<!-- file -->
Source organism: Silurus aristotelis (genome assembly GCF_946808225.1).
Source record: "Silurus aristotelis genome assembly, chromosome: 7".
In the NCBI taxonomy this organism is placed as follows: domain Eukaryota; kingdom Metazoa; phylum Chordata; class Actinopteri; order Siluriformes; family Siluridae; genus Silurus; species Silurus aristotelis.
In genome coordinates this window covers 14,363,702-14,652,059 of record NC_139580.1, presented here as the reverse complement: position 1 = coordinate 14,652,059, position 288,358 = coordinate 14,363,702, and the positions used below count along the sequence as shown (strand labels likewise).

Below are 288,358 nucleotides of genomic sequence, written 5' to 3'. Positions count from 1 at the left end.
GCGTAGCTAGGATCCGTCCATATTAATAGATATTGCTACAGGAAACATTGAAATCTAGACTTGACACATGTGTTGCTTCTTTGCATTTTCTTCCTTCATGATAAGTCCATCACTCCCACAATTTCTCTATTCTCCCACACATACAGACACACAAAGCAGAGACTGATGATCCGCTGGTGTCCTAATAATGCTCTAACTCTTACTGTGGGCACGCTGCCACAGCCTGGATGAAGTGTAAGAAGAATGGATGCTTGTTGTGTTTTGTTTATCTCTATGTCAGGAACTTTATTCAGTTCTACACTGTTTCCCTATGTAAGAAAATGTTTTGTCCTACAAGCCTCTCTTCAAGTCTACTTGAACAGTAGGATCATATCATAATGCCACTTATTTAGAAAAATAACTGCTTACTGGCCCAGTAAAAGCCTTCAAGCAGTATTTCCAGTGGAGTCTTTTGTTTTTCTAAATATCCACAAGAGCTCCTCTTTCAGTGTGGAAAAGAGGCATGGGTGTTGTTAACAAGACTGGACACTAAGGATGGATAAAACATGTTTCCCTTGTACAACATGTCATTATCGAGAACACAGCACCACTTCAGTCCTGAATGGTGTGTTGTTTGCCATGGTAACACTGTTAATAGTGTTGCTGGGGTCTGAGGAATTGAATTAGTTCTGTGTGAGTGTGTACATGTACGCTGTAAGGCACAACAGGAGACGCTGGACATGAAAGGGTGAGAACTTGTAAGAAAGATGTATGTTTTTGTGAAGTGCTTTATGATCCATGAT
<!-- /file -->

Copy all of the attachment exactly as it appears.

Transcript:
Source organism: Silurus aristotelis (genome assembly GCF_946808225.1).
Source record: "Silurus aristotelis genome assembly, chromosome: 7".
In the NCBI taxonomy this organism is placed as follows: domain Eukaryota; kingdom Metazoa; phylum Chordata; class Actinopteri; order Siluriformes; family Siluridae; genus Silurus; species Silurus aristotelis.
In genome coordinates this window covers 14,363,702-14,652,059 of record NC_139580.1, presented here as the reverse complement: position 1 = coordinate 14,652,059, position 288,358 = coordinate 14,363,702, and the positions used below count along the sequence as shown (strand labels likewise).

Below are 288,358 nucleotides of genomic sequence, written 5' to 3'. Positions count from 1 at the left end.
GCGTAGCTAGGATCCGTCCATATTAATAGATATTGCTACAGGAAACATTGAAATCTAGACTTGACACATGTGTTGCTTCTTTGCATTTTCTTCCTTCATGATAAGTCCATCACTCCCACAATTTCTCTATTCTCCCACACATACAGACACACAAAGCAGAGACTGATGATCCGCTGGTGTCCTAATAATGCTCTAACTCTTACTGTGGGCACGCTGCCACAGCCTGGATGAAGTGTAAGAAGAATGGATGCTTGTTGTGTTTTGTTTATCTCTATGTCAGGAACTTTATTCAGTTCTACACTGTTTCCCTATGTAAGAAAATGTTTTGTCCTACAAGCCTCTCTTCAAGTCTACTTGAACAGTAGGATCATATCATAATGCCACTTATTTAGAAAAATAACTGCTTACTGGCCCAGTAAAAGCCTTCAAGCAGTATTTCCAGTGGAGTCTTTTGTTTTTCTAAATATCCACAAGAGCTCCTCTTTCAGTGTGGAAAAGAGGCATGGGTGTTGTTAACAAGACTGGACACTAAGGATGGATAAAACATGTTTCCCTTGTACAACATGTCATTATCGAGAACACAGCACCACTTCAGTCCTGAATGGTGTGTTGTTTGCCATGGTAACACTGTTAATAGTGTTGCTGGGGTCTGAGGAATTGAATTAGTTCTGTGTGAGTGTGTACATGTACGCTGTAAGGCACAACAGGAGACGCTGGACATGAAAGGGTGAGAACTTGTAAGAAAGATGTATGTTTTTGTGAAGTGCTTTATGATCCATGAT